And Yet Still, it Moves.
References for conference presentation Berlin 30th October 2014
Derek Trillo MA ARPS
‘[architectural photography]…the craven image, a lifeless piece of flattering deception foisted on an unsuspecting public by an unholy alliance of architect, photographer and art editor’ (Elwall 1991 quoting Tom Picton, p 63)
Reference to Tom Gunning’s ongoing dialogue with the ‘truth claim’ of photography:
To represent “truth”, it must resemble the object it represents, which is not an inevitable characteristic of an index. (Gunning 2004)
”…photographers deal in things which are continually vanishing, and when they have vanished, there is no contrivance on earth which can make them come back again,” (Bourdieu 1996, p 136, paraphrasing Henri Cartier-Bresson)
‘…in order to catch another layer of reality and not to render the real idealistic.’ (Meireis 2012).
“Concepts of stillness, movement and time were articulated in a manner in which those differences could be both identified and maintained. It seemed to us that this implicit understanding was in need of re-evaluation. The primary reason why such a re-evaluation was necessary – and perhaps even made possible – is undoubtedly the impact of new image technologies. Technological developments and the emergence of the digital interface have seen the progressive erosion of the boundaries between the still and moving image.” (Green and Lowry 2006, p 7)
‘Let us reflect for a moment on this “present” which alone is considered to have existence. What precisely is the present? If it is a mathematical instant, it could be to time what the mathematical point is in the line – it is clear that such an instant is a pure abstraction, as aspect of the mind; it cannot have real existence. You could never create time out of such instants any more than you could make a line out of mathematical points. Even if it does exist, how could there be an instant anterior to it? The two instants could not be separated by an interval of time since, by hypothesis, you reduce time to a juxtaposition of instants.’ (Bergson, Mullarkey et al. 2001, p 261)
So, what is it we are discussing here – how do we describe the nature of this photographic creativity? My modest skills are insufficient for such things, but let me make an opening offer: perhaps we can agree that through force of vision these artists strive to pierce the opaque threshold of the now, to express something of the thus and so of life at the point they recognised it. They struggle through photography to define these moments and bring them forward in time to us, to the here and now, so that with the clarity of hindsight, we may glimpse something of what it was they perceived. Perhaps here we have stumbled upon a partial, but nonetheless astonishing description of the creative act at the heart of serious photography: nothing less than the measuring and folding of the cloth of time itself.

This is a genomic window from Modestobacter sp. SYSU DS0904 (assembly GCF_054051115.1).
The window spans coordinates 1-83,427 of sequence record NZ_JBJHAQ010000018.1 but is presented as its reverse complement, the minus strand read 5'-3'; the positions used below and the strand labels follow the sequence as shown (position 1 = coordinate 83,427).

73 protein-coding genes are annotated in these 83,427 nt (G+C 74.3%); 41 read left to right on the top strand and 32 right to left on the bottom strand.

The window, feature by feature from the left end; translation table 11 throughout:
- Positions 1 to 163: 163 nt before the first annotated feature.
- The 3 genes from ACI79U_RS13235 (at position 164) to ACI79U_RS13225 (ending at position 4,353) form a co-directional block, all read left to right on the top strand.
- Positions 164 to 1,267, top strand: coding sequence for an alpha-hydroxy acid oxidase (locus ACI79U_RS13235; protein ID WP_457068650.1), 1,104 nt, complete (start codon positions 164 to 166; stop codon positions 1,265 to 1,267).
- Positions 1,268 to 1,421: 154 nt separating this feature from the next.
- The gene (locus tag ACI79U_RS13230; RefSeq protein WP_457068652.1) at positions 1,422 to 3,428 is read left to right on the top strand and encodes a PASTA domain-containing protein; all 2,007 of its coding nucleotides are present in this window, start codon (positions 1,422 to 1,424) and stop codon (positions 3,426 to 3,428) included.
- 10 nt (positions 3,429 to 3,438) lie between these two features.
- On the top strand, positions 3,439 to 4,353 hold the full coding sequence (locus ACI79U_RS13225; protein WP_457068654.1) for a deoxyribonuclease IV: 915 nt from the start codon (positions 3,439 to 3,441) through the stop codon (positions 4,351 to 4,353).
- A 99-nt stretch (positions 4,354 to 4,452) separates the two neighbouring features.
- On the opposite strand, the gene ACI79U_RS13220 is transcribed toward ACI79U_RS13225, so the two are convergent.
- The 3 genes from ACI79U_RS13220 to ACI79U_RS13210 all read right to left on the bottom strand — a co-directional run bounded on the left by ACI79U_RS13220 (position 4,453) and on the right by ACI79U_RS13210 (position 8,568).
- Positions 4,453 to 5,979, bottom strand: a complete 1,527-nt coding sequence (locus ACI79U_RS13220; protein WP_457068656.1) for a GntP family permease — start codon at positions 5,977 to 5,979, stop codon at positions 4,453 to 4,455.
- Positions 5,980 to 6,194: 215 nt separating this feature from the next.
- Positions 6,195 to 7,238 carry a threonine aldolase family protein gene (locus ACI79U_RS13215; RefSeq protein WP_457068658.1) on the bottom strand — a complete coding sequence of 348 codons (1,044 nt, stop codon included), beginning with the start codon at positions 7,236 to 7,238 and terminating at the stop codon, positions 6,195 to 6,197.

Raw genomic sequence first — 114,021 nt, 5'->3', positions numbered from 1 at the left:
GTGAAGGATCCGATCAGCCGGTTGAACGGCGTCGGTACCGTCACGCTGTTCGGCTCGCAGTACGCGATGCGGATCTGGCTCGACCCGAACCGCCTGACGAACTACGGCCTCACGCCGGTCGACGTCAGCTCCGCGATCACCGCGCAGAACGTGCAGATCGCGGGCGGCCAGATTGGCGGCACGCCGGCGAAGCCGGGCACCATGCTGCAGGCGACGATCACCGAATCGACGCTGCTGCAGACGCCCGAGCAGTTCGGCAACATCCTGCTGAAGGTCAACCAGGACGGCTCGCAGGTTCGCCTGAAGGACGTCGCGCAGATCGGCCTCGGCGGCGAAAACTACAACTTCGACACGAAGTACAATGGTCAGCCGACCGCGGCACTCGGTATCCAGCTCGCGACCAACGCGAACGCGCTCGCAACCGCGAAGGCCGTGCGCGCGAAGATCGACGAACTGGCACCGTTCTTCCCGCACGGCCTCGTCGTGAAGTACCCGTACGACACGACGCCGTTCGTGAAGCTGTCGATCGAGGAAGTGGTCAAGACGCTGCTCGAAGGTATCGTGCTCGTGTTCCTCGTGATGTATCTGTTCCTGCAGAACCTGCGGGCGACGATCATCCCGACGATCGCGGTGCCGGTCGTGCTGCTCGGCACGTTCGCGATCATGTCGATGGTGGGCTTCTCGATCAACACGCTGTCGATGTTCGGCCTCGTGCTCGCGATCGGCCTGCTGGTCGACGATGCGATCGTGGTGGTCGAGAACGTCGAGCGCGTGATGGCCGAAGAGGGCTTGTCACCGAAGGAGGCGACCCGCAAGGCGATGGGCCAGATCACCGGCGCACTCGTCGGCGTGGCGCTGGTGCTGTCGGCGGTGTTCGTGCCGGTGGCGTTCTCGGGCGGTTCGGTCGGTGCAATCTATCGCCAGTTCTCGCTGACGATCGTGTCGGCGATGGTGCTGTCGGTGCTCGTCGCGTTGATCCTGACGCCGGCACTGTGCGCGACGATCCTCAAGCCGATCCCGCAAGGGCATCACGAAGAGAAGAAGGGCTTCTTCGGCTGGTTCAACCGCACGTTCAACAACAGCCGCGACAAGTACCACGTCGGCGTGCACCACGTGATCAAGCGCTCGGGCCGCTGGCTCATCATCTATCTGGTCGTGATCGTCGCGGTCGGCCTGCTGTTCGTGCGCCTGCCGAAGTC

This echoes Deleuze’s conceptions of experiential time where the experiential world is folded (Deleuze 1988a,p 96), based in part on “Bergsonian ideas of memory as a kind of sensation of time” (Sutton and Martin-Jones 2008, p 108).
photographer’s peculiar and truly formative effort to represent significant aspects of physical reality without trying to over¬whelm that reality—so that the raw material focused upon is both left intact and made transparent. (Kracauer 1965, p 23)
Kracauer’s ‘flow of life’ referring to cinema’s ability, over stills, to capture the essence of life. “…films tend to capture physical existence in its endlessness. Accordingly, one may also say that they have an affinity, evidently denied to photography, for the continuum of life or the “flow of life,” which of course is identical with open-ended life. The concept “flow of life,” then, covers the stream of material situations and happen¬ings with all that they intimate…” (Kracauer 1965, p 71)
“What appears to him [Sergei Eisenstein] are not so much sharp-contoured individuals engaged in this or that definable pursuit as loose throngs of sketchy, completely indeterminate figures. Each has a story, yet the story is not given. Instead, an incessant flow of possibilities and near-intangible meanings appears.” (Kracauer 1965, p 72)
“…an experience of a slice of time in the life of a building” (Elwall 2004, p 26, quoting John Donat)
Bergson, H., et al. (2001). Key writings. New York, Continuum.
Bourdieu, P. (1996). Photography: a middle-brow art. Cambridge, Polity Press.
Elwall, R. (1991). The Specialist Eye. Site work: architecture in photography since early modernism. M. Caiger-Smith and D. Chandler. London, Photographers’ Gallery.
Elwall, R. (2004). Building with Light: The International History of Architectural Photography London, Merrell.
Graham, P. (2010) The Unreasonable Apple.
Green, D. and J. Lowry (2006). Stillness and time: photography and the moving image. Brighton, Photoworks.
Gunning, T. (2004). “What’s the Point of an Index? or, Faking Photographs.” NORDICOM Review 5(1-2): 39-49.
Kracauer, S. (1965). Theory of film: The redemption of physical reality. New York, Oxford University Press.
Meireis, S. (2012). On the Passage of a Few Persons Through a Rather Brief Unity of Time. Still Architecture. Cambridge, UK.
Sutton, D. and D. Martin-Jones (2008). Deleuze reframed: a guide for the arts student. London, I. B. Tauris.